How Augment El Paso is encouraging 3D art, one pixel at a time
By Victoria G. Molinar
Images courtesy of Augment El Paso
Despite the substantial amount of time that goes into making three-dimensional pieces, Augment El Paso founder and CEO David Figueroa said many people don’t recognize computer-generated images as art, a misconception he aims to debunk. “Digital artwork still doesn’t get a lot of respect,” Figueroa said. “People don’t see digital artists as actual artists when a lot of them work just as hard as traditional artists, sometimes a little bit harder. ”Along with creating original work, his organization has collaborated with artists around the city to augment their 2-D paintings into moving 3-D images.
Through accessible devices such as smartphones and tablets, augmented reality is just a tap and download away. If you have either gadget near you, go to the iTunes or Amazon app store and look up and download the free Augment El Paso app. Once the app is installed, scan the images accompanying this article, and there you have a sample of augmented reality.
“I was completely thrilled,” said Salgado after seeing her augmented work. “It’s very exciting but it’s shocking in a way because you’re seeing something that you created come to life and it’s amazing.”
Augment El Paso formed in March of last year when Figueroa was looking for an outlet to display his 3-D pieces. After graduating from The Art Institute of Phoenix with a bachelor’s degree in game art and design and another bachelor’s in computer arts and animation, he hoped he would find work at a studio, but ultimately decided to move back to El Paso to initiate creative opportunities and build a team.
He reached out to former Art Institute friends Jacob Gray and Carlos Luevano and teamed up with 3-D and animation artists Ruth Zehntner, Robert Castañeda and Chelsea Kubesh. From there, they created the Augment El Paso app and held their first showcase at the Back In Black Creative Services studio in November of last year.
When children and adults huddled in front of posters with the tablets that were provided at the show, gasps and shrieks of delight left their mouths as they watched the images before them pop out, rotate and bounce.
“It’s awesome to be able to bring this experience to our community and get all the positive feedback we’ve been having,” said Zehntner, who worked as a texture artist in the Lo Coloco Films animated feature Ana y Bruno. “I think it’s a great way of getting people to appreciate art and get excited to interact with it, especially for the little ones. Hopefully we can see more of this forward thinking develop in El Paso.”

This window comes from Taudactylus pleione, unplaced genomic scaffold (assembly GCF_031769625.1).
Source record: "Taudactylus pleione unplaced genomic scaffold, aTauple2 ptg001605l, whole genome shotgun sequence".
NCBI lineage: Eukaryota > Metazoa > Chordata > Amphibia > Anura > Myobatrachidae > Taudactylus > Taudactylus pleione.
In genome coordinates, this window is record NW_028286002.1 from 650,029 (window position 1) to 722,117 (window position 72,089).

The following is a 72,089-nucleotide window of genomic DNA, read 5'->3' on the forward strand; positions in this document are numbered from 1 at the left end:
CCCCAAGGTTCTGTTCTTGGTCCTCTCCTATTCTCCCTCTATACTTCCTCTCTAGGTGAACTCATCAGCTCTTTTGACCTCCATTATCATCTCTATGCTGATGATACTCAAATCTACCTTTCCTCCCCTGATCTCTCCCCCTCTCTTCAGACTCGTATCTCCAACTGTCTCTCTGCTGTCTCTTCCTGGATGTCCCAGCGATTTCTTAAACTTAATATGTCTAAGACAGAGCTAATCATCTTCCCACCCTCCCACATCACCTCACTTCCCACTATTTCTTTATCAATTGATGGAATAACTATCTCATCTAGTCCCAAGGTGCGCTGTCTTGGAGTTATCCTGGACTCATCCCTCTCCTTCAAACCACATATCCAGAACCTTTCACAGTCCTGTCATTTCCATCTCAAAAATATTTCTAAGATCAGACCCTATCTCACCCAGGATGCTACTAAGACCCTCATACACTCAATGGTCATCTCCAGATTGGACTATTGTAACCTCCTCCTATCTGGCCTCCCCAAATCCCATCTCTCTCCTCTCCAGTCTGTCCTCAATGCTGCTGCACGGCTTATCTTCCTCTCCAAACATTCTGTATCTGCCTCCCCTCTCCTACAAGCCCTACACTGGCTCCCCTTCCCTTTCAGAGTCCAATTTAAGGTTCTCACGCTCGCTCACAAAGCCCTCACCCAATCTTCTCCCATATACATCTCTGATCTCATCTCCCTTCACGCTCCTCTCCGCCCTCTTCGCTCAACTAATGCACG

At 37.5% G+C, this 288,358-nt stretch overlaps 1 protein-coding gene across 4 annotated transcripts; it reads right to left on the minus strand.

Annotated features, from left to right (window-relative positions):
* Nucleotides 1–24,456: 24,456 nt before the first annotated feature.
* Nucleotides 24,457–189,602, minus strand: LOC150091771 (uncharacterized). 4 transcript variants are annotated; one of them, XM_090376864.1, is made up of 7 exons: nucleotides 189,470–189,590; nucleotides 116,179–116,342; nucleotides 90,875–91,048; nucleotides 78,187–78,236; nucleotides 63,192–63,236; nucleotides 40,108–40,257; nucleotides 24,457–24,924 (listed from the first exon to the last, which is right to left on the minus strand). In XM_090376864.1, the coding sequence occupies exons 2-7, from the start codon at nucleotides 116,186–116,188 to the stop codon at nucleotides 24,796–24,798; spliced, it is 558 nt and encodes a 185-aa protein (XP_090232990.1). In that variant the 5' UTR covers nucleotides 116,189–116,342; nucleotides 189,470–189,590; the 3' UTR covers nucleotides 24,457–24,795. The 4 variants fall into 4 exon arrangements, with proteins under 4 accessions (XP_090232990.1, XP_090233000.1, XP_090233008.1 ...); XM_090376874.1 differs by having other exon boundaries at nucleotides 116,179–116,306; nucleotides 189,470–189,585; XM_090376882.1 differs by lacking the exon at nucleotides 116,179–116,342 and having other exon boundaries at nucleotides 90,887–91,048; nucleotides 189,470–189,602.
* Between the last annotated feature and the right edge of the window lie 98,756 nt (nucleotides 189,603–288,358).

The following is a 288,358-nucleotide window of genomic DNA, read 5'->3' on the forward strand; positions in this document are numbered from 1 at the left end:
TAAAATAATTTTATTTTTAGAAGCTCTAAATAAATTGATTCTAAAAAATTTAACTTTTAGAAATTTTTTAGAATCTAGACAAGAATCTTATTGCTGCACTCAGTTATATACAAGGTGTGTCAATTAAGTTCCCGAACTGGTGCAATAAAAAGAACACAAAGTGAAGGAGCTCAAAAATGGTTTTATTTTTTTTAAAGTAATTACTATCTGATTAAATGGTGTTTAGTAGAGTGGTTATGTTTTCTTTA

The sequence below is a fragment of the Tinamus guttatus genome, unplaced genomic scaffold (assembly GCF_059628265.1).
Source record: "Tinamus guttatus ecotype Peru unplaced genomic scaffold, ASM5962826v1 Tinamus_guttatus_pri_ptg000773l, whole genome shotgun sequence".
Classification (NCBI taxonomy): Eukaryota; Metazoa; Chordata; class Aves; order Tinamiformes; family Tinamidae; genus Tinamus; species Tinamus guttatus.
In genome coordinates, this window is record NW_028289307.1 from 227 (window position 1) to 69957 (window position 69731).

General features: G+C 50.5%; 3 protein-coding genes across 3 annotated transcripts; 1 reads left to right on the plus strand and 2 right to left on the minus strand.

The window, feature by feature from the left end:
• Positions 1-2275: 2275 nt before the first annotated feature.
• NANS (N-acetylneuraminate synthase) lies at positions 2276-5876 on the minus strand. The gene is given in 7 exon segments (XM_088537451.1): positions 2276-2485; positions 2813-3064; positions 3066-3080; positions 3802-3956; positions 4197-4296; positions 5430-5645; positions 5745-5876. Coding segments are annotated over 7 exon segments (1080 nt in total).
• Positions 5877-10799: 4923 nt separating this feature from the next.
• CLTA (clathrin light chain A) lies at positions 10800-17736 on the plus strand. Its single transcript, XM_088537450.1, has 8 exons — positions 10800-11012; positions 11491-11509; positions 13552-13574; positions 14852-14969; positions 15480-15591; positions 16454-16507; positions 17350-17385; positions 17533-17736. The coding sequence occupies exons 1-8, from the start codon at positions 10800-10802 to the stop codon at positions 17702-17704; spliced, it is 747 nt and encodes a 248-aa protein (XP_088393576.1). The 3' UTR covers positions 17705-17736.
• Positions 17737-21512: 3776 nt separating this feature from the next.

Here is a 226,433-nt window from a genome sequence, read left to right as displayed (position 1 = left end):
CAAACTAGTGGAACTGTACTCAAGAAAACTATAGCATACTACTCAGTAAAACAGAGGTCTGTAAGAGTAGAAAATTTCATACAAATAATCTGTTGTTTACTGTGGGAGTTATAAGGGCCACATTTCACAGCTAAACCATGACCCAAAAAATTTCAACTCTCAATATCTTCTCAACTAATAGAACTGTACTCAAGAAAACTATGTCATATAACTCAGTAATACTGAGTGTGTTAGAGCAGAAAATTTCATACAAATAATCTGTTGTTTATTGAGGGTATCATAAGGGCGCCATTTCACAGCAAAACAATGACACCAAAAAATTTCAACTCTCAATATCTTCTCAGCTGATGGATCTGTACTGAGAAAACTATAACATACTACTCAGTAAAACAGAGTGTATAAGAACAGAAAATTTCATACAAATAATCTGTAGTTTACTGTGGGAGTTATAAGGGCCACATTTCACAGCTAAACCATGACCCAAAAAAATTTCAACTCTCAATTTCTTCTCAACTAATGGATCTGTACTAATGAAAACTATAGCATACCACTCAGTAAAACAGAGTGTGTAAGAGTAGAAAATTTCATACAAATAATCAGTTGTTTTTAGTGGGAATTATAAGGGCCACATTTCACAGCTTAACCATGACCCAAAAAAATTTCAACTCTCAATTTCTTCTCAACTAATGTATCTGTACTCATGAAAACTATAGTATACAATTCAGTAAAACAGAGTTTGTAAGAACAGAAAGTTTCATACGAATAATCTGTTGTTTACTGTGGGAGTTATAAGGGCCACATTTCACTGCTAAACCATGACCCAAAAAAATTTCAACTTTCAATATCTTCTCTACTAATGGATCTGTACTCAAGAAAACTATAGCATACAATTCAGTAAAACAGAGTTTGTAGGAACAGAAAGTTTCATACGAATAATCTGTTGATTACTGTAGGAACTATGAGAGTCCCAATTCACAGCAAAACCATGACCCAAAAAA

The show also featured augmented artwork of Salgado and her fellow tattoo artist Luis House, whose piece “Harmony” included sound as the skeleton musicians played their violin and accordion by a campfire.
As many may imagine, augmented pieces can take hours or weeks to do. Using various software such as Blender, 3DS Max and Maya, the artists create their three-dimensional images. They then make a seam in the model and unwrap it (“Kind of like an animal pelt,” Figueroa explained) and open the image in a 2-D application to paint it. To turn the figure into an animation, they create a skeleton for it, including joints so it can rotate. This process can also take hours to days. Once the digital models are complete, Castañeda engineers the software they need to allow the images to be tracked with the Augment El Paso app.
Figueroa said he doesn’t want people to feel too intimidated to learn a thing or two about 3-D technology. He plans to lead workshops, starting with an introduction to the use of free 3-D software and low-poly game modeling. The workshops will be held at the El Paso Fab Lab, a digital fabrication facility that allows the community to materialize their inventive ideas with workshops and innovative machinery.
Figueroa has many collaborative projects in the works with Fab Lab, where he will hold Augment El Paso’s next showcase this fall. He said two groups also might work together to create digital mapping projections, in which images are projected onto objects in order to create an augmented spatial reality.
“We’re kindred spirits because we’re pursuing technology that’s cutting edge and although our projects are really different, we envision our organizations to do the same thing, which is to give people exposure and access to new technologies like augmented reality and digital fabrication,” said Fab Lab co-owner Cathy Chen. “It’s really two sides of the same coin.”
Figueroa said he also wants Augment El Paso to increase its educational outreach through multiple collaborations. To help pursue this goal, the group is in the process of becoming a non-profit.
Some members of Augment El Paso were Career Day guests at Jane Hambric School, where they discussed their various degrees and careers and showed the children a few augmented pieces. They also teamed up with Fab Lab to introduce children to augmented reality and 3D modeling at the 3D Studio Art Lab at the Stanlee and Gerald Rubin Center.
Outside of augmenting paintings on a canvas, Figueroa said the group also plans to augment various Downtown murals and even buildings, which he added would take quite some time. With such goals in mind, it might be safe to say that augmented reality will be a vital component in El Paso’s art scene.